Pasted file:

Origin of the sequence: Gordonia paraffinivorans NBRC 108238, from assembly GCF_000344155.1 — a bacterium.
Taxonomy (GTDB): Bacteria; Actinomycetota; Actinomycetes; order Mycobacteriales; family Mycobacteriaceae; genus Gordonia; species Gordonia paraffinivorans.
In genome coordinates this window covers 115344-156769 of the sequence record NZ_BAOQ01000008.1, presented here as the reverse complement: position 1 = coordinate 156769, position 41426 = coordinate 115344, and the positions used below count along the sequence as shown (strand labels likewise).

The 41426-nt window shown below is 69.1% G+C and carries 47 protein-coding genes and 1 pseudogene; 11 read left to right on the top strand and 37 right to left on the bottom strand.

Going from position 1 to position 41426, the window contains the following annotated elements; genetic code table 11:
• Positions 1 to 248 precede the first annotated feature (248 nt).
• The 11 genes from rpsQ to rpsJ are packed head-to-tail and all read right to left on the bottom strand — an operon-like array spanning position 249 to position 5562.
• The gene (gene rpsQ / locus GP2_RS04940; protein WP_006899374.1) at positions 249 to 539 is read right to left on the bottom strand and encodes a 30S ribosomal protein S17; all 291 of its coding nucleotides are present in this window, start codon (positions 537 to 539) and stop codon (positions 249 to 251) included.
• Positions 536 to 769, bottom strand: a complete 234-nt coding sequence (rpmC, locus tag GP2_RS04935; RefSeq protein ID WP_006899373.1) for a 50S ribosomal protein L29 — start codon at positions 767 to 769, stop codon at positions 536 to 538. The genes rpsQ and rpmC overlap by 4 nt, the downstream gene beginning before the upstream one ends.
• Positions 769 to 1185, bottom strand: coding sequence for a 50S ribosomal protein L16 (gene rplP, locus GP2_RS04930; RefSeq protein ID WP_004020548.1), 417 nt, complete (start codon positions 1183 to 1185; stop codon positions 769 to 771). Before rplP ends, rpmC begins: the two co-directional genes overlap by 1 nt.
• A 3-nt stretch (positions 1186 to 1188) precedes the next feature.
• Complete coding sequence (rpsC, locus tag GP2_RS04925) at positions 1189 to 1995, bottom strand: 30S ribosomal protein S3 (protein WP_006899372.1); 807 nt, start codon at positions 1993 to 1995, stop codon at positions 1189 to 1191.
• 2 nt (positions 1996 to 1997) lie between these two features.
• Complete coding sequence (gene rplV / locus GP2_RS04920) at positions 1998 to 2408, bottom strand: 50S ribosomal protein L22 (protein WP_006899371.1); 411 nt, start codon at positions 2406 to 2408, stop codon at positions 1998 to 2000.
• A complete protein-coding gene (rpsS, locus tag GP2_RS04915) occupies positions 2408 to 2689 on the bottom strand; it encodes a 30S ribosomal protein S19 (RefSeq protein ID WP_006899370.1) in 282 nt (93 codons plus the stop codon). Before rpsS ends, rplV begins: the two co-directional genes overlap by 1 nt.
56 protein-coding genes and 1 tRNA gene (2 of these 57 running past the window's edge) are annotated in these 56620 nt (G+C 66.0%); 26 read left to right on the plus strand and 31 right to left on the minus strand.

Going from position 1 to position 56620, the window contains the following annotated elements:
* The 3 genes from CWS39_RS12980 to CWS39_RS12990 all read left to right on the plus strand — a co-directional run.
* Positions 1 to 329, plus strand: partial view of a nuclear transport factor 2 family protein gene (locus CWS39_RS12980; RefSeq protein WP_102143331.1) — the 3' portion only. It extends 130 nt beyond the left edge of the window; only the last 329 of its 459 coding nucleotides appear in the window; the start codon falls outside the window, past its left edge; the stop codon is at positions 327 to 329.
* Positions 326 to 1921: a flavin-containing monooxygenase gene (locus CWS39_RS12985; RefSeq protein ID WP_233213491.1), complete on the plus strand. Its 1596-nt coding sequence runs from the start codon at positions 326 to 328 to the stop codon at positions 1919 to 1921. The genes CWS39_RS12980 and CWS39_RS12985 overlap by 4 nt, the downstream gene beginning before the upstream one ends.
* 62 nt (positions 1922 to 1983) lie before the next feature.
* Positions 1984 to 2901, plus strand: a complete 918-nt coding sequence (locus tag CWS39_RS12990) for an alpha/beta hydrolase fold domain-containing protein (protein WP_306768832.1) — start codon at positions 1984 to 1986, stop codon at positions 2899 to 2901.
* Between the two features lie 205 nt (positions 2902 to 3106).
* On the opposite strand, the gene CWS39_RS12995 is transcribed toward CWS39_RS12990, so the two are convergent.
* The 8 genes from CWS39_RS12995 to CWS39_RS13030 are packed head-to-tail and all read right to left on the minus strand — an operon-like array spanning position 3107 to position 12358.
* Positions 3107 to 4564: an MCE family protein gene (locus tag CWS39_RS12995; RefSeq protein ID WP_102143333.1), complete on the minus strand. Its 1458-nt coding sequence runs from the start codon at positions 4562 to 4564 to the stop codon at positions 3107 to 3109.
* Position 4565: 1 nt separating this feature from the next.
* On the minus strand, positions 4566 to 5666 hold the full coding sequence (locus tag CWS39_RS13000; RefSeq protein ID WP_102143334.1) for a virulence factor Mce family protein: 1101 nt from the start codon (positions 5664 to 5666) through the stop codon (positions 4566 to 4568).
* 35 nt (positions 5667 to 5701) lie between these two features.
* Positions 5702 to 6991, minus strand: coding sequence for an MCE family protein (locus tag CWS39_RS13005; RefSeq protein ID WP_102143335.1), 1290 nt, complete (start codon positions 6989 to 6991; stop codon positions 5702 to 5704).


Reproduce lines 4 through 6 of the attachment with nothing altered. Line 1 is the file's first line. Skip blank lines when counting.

The 41426-nt window shown below is 69.1% G+C and carries 47 protein-coding genes and 1 pseudogene; 11 read left to right on the top strand and 37 right to left on the bottom strand.

Going from position 1 to position 41426, the window contains the following annotated elements; genetic code table 11:
• Positions 1 to 248 precede the first annotated feature (248 nt).